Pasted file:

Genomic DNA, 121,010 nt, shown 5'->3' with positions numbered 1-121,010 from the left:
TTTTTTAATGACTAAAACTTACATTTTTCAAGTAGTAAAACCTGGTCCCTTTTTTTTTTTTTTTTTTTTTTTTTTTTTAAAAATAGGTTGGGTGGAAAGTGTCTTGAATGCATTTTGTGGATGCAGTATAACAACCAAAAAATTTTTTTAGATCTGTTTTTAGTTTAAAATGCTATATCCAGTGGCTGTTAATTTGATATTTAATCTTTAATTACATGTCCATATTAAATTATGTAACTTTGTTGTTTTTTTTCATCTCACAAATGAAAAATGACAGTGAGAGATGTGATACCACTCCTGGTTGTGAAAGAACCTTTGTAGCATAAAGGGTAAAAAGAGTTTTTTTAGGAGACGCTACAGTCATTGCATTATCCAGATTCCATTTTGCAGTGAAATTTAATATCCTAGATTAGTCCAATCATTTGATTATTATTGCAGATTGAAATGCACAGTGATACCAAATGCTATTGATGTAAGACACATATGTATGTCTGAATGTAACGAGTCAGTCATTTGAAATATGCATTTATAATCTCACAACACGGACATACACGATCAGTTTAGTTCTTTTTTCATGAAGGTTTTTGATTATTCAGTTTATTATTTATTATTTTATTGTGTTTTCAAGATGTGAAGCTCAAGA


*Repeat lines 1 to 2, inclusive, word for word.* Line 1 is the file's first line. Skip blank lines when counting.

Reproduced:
Genomic DNA, 121,010 nt, shown 5'->3' with positions numbered 1-121,010 from the left:
TTTTTTAATGACTAAAACTTACATTTTTCAAGTAGTAAAACCTGGTCCCTTTTTTTTTTTTTTTTTTTTTTTTTTTTTAAAAATAGGTTGGGTGGAAAGTGTCTTGAATGCATTTTGTGGATGCAGTATAACAACCAAAAAATTTTTTTAGATCTGTTTTTAGTTTAAAATGCTATATCCAGTGGCTGTTAATTTGATATTTAATCTTTAATTACATGTCCATATTAAATTATGTAACTTTGTTGTTTTTTTTCATCTCACAAATGAAAAATGACAGTGAGAGATGTGATACCACTCCTGGTTGTGAAAGAACCTTTGTAGCATAAAGGGTAAAAAGAGTTTTTTTAGGAGACGCTACAGTCATTGCATTATCCAGATTCCATTTTGCAGTGAAATTTAATATCCTAGATTAGTCCAATCATTTGATTATTATTGCAGATTGAAATGCACAGTGATACCAAATGCTATTGATGTAAGACACATATGTATGTCTGAATGTAACGAGTCAGTCATTTGAAATATGCATTTATAATCTCACAACACGGACATACACGATCAGTTTAGTTCTTTTTTCATGAAGGTTTTTGATTATTCAGTTTATTATTTATTATTTTATTGTGTTTTCAAGATGTGAAGCTCAAGA